A Comparison of an Implanted Neuroprosthesis With Sensory Training for Improving Airway Protection in Chronic Dysphagia


Phase 2 Results

Eligibility Criteria

- Inclusive ages of 18 to 90.
- History of cerebral vascular accident (CVA), brain injury or chronic neurological disease such as Parkinson disease or multiple sclerosis or history of chemoradiation for treatment of head and neck cancer resulting in chronic dysphagia.
- Evidence of pharyngeal phase dysphagia that places the patient at risk for aspiration. Risk for aspiration or frank aspiration will be based on the medical history and evidence from a swallowing study. Absence of aspiration is not cause for exclusion if the risk for aspiration is deemed present due to impaired pharyngeal phase of swallowing as judged by an expert experienced in the evaluation of dysphagia. The patient may demonstrate evidence of aspiration or the risk for aspiration on any consistency, perhaps secondary to pharyngeal retention. Aspiration is defined as passage of food, liquid, or secretions into the trachea below the level of the vocal folds. Impaired pharyngeal phase of swallowing may be evidenced by pharyngeal delay, reduced hyolaryngeal elevation, reduced laryngeal closure, and reduced pharyngeal clearance of the bolus. Signs of pharyngeal delay include temporary pooling of the material in the vallecula with eventual spill over into the pyriform sinuses. Reduced hyolaryngeal elevation will be identified when the larynx is not protected by epiglottal lowering and remains opens to the bolus during a swallow on videoendoscopy. Reduced pharyngeal clearance can be seen during videoendoscopy when the bolus remains in the vallecula and/or pyriform sinuses.
- Other criteria for inclusion for subjects who do not meet the criteria of having aspiration on videofluoroscopy because of the limited number of swallows necessitated by radiation exposure, or who are noncompliant with their NPO status are:
1. Not all of the bolus can enter the esophagus because of reduced opening of the upper esophageal sphincter, as a result there is pooling of the bolus in the pyriform sinuses which will spill over into the airway.
2. Many patients who have had dysphagia for several years, have learned to cough up the bolus from the hypopharynx and spit it out, thus preventing aspiration but are continuing to be unable to ingest food or liquid. This is how they manage their accumulation of saliva by spitting in a cup throughout the day. In this way although they cannot swallow they do not aspirate on examination; rather they clear back up any remaining bolus up into their mouths.
3. Other signs of risk of aspiration are the observation of liquid or food remaining in the pyriform sinuses, a wet gurgling sound during phonation indicating that there is pooling at the vocal folds and coughing when the bolus has already entered the trachea on attempts to swallow.
- Duration of Dysphagia for 6 months or more.
- A score of 2 or greater on the NIH Swallowing Safety Scale.
- Participants may have other health problems such as diabetes mellitus, arteriosclerotic coronary vascular disease and a history of smoking. These will not be cause for automatic exclusion, but will be examined on an individual basis by the otolaryngologist in determining the potential risk and benefit to the individual participant.
- Prior history of tracheostomy is not a cause for exclusion. Patients currently with a tracheostomy will be excluded.
- Restricted oral intake. Patients should demonstrate a current dependence on alternate means of nutrition and hydration (PEG, PEJ); however, PO intake is not cause for exclusion.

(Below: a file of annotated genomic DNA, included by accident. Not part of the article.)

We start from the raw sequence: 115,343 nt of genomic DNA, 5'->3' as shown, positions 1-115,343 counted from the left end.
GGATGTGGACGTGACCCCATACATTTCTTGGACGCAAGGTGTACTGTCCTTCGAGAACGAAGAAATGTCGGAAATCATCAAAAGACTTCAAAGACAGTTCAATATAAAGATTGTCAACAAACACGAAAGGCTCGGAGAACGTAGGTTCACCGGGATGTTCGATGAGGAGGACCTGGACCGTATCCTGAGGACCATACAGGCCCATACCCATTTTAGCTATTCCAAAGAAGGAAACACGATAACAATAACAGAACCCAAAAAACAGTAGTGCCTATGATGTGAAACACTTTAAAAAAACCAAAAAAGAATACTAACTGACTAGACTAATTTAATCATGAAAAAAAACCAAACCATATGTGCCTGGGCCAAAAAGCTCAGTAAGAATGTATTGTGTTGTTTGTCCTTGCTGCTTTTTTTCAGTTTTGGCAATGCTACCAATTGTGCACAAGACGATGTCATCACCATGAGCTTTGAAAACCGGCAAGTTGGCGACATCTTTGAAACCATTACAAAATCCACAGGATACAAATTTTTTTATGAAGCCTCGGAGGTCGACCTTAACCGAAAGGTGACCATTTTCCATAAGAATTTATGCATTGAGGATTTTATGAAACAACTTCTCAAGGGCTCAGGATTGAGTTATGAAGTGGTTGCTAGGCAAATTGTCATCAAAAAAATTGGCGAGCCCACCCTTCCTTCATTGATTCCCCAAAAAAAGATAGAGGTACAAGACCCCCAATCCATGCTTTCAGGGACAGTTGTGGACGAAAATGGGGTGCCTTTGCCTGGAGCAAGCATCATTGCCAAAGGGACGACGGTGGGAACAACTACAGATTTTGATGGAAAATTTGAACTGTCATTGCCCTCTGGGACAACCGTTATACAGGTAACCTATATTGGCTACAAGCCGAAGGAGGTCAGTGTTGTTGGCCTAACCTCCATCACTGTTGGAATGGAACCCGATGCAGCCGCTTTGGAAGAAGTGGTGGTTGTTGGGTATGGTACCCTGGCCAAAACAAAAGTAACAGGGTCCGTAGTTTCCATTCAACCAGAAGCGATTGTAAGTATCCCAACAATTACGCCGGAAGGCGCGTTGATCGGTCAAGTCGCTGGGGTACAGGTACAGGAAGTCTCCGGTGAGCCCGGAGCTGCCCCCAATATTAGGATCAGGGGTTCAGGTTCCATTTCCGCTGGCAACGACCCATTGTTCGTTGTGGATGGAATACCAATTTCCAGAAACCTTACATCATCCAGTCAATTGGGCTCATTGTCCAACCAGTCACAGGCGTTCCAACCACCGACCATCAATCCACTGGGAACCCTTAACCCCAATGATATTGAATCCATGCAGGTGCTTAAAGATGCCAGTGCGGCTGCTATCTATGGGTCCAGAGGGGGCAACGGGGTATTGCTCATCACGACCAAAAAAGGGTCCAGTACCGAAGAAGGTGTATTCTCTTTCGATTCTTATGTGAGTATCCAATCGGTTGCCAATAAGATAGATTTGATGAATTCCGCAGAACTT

- Adequate cognitive skills as demonstrated by a Mini-Mental State Examination (MMSE) score greater than or equal to 23.
- Stable medical status. To determine if a patient has stable medical status prior to admission, the patient will be asked to provide a letter from their physician stating that the patient is medically stable and may participate in the study.
- Subjects with Severe or Very Severe Chronic Obstructive Pulmonary Disorder (COPD). Definition of Severe COPD is an FEV(1)/FVC ratio of less than 70% and an FEV(1) of 30 to less than 50% of predicted. The definition of Very severe COPD is an FEV(1)/FVC ratio of less than 70% and an FEV(1) of less than 30% of predicted. Spirometry will be performed according to the standards of the American Thoracic Society using reference values that include a correction for race.
- HIV positive or immune compromised. This is essential because increased risk of immune reactions to the implantation of a foreign device in patients who are immune compromised. Such patients would be at much greater risk of an infection with implantation of a device. Participation would more likely lead to the need an explanation and a second surgery.
- Patients with a pacemaker, deep brain stimulator or other indwelling electrical device.
- History of rapidly progressive neurodegenerative disorders, such as progressive supranuclear palsy, dementia, peripheral neuropathy, multiple systems atrophy or amyotrophic lateral sclerosis.
- Severe oral phase swallowing deficits, due to loss of tongue control, that prevent bolus retention in the oral cavity.
- No aspiration or risk for aspiration in previous assessment or during preliminary studies.
- An esophageal motility disorder preventing food or liquid from adequately moving through the esophagus into the stomach.
- Pregnant women will be excluded from participation because the study involves radiation exposure.
- Current psychiatric disorder other than depression. Examples of psychiatric disorders to be excluded are: somatoform disorders, conversion disorders, schizophrenia or bipolar disorder.
- Inability to coordinate button press with swallow (as determined during screening).